Doomed to repeat

Saturday morning. Clouds giving way to sun. A heliacal day.

San Francisco has taken a laissez faire attitude towards shoplifting, both legally and socially. Can you guess how that might be working out?

Today is the anniversary of a “breakdown of reasoned discourse” that left a Massachusetts Senator on death’s door and accelerated the polarization of the country leading into civil war. Imagine politicians acting in such a way.

Stephen Diehl believes that cryptocurrency is to blame for the ransomware wave because it can be untraceable. I think that was supposed to be a feature, not a bug.

Jellyfish in Walden Pond? Thoreau would have been grossed-out.

And Jeff Bezos and Elon Musk are racing each other to become the biggest, best billionaire space baron that money can buy. Just like Cosmo Spacely and W.C. Cogswell. Life imitates cartoons.

Cinematic endeavors

Today is Wednesday, International Holocaust Remembrance Day.

Budweiser has announced that it is forgoing advertising for the Superbowl and donating the money it would have spent to help fund covid vaccination efforts, an advertisement itself, but a virtuous one.

For me, 2020 was mostly about catching up on TV shows. Since watching David Ehrlich’s brilliantly edited short video showcasing the 25 best movies of last year, I now have a lot of movies to catch up on. (And, yes, I got the ‘Directed by Robert Zemeckis‘ reference.)

As the coronavirus variant from the UK is spreading throughout Europe, people in the Netherlands are upset about new lockdowns and curfews. The otherwise boring, civilized and polite populace is boiling over into riots. Crazy.

Historian Jessica Boyall helps us get to know the Nantucket whalers (not the high school football team) through the records and art that they left behind.

And Larry DiCara has forgotten more about Boston politics than most of us ever knew. Here’s wishing him a speedy recovery.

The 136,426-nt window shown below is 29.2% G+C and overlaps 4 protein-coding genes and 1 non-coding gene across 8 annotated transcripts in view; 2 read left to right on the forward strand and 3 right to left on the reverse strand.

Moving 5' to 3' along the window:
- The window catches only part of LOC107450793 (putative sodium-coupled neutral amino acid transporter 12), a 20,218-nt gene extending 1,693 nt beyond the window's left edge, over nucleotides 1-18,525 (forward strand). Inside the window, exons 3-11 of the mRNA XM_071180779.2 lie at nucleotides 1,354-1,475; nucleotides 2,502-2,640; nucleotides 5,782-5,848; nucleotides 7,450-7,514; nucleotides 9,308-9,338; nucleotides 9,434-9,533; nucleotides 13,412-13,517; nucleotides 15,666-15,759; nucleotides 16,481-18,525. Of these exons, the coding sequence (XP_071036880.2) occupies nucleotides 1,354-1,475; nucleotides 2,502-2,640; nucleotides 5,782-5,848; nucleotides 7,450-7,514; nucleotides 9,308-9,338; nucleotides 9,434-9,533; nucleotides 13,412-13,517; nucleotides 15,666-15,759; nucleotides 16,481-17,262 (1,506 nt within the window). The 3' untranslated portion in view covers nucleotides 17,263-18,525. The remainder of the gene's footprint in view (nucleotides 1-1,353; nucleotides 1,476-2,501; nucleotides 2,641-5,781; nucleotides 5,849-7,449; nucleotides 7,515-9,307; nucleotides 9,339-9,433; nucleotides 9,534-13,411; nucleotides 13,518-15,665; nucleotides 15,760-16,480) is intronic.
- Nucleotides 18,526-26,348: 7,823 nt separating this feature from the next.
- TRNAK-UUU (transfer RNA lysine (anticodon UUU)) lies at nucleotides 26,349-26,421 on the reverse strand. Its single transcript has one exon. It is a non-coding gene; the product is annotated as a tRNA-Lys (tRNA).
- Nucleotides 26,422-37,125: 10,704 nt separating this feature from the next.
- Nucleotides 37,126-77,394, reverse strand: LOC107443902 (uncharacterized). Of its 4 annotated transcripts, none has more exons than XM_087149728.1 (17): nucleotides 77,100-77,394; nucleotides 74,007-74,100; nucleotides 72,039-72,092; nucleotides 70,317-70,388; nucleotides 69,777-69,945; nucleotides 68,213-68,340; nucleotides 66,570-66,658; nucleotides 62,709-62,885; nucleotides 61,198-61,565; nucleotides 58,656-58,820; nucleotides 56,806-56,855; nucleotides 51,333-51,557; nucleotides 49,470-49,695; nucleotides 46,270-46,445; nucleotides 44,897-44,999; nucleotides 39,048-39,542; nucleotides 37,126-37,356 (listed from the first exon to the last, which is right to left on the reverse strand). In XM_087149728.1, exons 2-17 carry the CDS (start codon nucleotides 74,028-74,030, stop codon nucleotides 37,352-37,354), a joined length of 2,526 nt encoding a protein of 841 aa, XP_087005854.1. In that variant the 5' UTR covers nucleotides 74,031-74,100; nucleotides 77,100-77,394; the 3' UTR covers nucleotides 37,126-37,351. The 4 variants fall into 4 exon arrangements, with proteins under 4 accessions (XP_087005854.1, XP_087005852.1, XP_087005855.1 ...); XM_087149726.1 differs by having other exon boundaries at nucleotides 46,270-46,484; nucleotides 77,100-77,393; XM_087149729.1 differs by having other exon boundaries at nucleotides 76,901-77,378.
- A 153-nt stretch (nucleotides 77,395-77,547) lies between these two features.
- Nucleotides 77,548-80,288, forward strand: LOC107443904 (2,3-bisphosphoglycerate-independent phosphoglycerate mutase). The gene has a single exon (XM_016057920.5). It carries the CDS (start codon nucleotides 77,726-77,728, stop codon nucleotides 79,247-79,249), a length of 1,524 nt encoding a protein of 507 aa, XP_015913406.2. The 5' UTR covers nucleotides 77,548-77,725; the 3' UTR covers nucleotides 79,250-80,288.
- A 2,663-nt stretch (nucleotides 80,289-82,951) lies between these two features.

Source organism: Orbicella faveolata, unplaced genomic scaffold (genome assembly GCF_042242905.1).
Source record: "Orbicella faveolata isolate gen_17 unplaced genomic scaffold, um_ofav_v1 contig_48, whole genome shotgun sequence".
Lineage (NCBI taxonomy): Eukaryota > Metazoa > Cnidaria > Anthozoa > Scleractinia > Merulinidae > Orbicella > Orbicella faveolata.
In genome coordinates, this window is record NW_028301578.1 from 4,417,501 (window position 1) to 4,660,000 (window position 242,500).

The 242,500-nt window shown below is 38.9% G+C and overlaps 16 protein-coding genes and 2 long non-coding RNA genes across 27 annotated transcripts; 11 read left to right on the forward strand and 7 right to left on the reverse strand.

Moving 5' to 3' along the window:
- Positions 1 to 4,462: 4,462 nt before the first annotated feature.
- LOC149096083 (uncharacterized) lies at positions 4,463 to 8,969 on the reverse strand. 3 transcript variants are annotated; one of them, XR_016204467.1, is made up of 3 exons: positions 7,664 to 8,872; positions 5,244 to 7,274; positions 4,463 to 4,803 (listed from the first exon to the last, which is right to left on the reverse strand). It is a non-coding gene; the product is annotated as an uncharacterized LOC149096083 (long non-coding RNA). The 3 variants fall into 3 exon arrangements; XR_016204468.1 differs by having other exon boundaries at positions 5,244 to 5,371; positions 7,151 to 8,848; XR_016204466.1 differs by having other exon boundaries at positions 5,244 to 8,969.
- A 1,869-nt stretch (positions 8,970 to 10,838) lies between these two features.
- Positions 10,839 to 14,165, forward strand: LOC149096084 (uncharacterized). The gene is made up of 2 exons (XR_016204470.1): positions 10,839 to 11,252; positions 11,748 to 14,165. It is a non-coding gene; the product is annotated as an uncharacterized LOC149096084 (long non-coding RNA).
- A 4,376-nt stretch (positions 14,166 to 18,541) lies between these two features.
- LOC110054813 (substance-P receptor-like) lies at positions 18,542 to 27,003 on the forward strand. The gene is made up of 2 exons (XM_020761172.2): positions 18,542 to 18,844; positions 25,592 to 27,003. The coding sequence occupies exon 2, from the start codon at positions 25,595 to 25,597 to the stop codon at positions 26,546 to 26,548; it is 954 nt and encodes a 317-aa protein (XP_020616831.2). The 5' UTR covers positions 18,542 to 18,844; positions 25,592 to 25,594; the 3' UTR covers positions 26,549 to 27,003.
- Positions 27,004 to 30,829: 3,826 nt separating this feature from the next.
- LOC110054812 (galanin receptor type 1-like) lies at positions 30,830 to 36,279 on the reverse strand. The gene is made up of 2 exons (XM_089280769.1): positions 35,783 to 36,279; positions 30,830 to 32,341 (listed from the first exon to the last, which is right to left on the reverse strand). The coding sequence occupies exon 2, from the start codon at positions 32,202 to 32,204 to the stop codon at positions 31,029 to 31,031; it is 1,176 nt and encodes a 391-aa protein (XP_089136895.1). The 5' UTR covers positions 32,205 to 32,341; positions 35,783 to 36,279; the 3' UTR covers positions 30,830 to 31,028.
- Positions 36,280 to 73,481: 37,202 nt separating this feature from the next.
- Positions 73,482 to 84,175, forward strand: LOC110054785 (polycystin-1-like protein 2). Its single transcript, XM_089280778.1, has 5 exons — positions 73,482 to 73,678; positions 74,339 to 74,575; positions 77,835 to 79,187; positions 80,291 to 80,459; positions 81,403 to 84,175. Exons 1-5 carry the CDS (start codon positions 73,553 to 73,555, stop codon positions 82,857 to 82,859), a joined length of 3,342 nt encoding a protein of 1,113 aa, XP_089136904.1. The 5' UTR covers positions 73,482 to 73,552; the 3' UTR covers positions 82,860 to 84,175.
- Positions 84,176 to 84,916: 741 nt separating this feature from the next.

Belt and suspenders

Another Monday. It’s a birthday for both G. Gordon Liddy and Abbie Hoffman.

Ireland has become an importer of potatoes, getting the majority of its supply from the UK. New Brexit restrictions may threaten that supply. But in today’s Ireland, potatoes are less about subsistence and more about tasty fries.

Moderna will apply for emergency use of its vaccine today, just behind Pfizer, who applied about a week ago. People in the highest risk categories could have their first shots before Christmas.

The Baltimore County school system went completely to remote learning. Now they’re completely shut down because of a ransomware attack.

The oldest houses in Washington DC were built in the 1700’s. But they weren’t built in Washington. Both originally came from Massachusetts (one from Waltham and the other from Ipswich.)

And 71 year old Manson cult member Leslie Van Houten’s parole request was denied by California Governor Gavin Newson, who reversed a board decision that would have freed her. So, no Dancing with the Stars for her, I guess.

Lining up the shot

Friday. It’s a birthday for Joe Biden, Robert Kennedy and James Michael Curley.

Flash was everywhere on the internet at one point but soon it will be history. Which is why the Internet Archive has decided to turn it on. (h/t Rob Beschizza.)

Pfizer plans to submit its vaccine for approval today. Moderna won’t be far behind. And people in high-risk groups could be receiving it within weeks. That’s big news. Here are some details about the process.

Spencer Buell reports on a brouhaha at an exclusive golf club in Mashpee where rumors are circulating that the club may be sold and turned into a dog park – or worse… a yoga retreat.

Apple is moving forward with App Tracking Transparency, despite some companies objections. The public will benefit when advertisers can’t track you across devices, but apps like Facebook, that profit by collecting your data, are against it. Which is why I’m for it.

And researchers are exploring the smells of history. Apparently Napoleon never went into battle without splashing on his favorite cologne.